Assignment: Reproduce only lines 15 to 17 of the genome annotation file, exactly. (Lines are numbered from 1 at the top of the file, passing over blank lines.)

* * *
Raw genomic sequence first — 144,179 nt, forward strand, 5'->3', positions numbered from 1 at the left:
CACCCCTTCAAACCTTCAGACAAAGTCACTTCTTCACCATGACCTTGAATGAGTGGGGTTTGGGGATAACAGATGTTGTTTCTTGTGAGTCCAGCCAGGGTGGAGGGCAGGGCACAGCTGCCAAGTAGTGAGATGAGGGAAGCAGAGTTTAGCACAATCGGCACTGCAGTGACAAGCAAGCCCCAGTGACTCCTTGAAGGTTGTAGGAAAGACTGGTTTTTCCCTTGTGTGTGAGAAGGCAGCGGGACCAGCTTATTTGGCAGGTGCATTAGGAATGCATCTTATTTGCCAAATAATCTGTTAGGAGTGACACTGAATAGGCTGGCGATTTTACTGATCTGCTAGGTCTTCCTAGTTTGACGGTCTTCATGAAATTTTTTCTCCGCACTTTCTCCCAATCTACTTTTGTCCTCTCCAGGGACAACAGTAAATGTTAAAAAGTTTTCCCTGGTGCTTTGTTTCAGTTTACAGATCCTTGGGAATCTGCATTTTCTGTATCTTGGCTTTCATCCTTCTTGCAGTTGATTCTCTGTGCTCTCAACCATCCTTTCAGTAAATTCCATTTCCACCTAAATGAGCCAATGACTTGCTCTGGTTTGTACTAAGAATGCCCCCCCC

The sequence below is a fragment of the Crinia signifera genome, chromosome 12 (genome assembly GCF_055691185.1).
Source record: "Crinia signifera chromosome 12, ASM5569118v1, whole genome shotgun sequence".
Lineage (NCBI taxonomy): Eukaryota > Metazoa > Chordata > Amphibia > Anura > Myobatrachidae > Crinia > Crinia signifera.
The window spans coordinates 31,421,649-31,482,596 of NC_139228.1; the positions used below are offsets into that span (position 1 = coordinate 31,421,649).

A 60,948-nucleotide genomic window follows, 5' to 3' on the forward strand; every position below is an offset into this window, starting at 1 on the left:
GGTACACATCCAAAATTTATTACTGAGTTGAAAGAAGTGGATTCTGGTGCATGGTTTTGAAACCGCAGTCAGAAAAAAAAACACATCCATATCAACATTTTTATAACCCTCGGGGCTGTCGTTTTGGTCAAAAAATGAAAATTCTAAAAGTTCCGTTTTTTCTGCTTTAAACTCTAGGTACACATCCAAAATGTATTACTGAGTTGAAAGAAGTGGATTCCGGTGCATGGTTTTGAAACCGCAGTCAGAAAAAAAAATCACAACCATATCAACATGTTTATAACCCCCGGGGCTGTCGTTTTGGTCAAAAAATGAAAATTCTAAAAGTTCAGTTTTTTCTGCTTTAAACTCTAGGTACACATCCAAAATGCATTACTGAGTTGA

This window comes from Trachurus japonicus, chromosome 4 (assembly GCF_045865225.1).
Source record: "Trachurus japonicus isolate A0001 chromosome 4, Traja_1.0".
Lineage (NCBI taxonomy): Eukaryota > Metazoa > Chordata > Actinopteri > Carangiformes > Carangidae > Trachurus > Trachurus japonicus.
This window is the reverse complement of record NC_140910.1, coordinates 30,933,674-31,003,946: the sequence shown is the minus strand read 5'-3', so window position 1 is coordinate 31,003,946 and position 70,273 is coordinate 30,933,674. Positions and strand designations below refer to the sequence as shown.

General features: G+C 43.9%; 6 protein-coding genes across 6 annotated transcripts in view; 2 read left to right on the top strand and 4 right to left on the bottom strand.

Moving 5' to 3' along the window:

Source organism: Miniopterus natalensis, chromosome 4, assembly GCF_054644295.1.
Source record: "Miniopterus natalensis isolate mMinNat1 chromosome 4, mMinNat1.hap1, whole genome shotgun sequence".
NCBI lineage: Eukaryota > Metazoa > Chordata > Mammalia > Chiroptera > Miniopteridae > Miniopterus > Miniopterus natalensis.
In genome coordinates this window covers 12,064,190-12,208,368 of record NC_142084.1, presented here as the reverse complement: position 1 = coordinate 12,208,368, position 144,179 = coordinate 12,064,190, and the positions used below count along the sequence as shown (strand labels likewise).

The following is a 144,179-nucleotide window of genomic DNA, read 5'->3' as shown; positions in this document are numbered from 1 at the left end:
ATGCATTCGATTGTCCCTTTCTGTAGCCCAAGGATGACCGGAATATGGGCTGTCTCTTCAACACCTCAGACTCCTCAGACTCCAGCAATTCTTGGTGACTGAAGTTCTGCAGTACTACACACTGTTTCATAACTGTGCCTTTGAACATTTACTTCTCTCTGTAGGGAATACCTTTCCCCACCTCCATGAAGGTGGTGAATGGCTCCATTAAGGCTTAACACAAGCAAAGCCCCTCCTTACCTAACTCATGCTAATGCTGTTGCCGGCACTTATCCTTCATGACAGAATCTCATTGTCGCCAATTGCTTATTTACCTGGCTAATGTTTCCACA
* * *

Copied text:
Source organism: Miniopterus natalensis, chromosome 4, assembly GCF_054644295.1.
Source record: "Miniopterus natalensis isolate mMinNat1 chromosome 4, mMinNat1.hap1, whole genome shotgun sequence".
NCBI lineage: Eukaryota > Metazoa > Chordata > Mammalia > Chiroptera > Miniopteridae > Miniopterus > Miniopterus natalensis.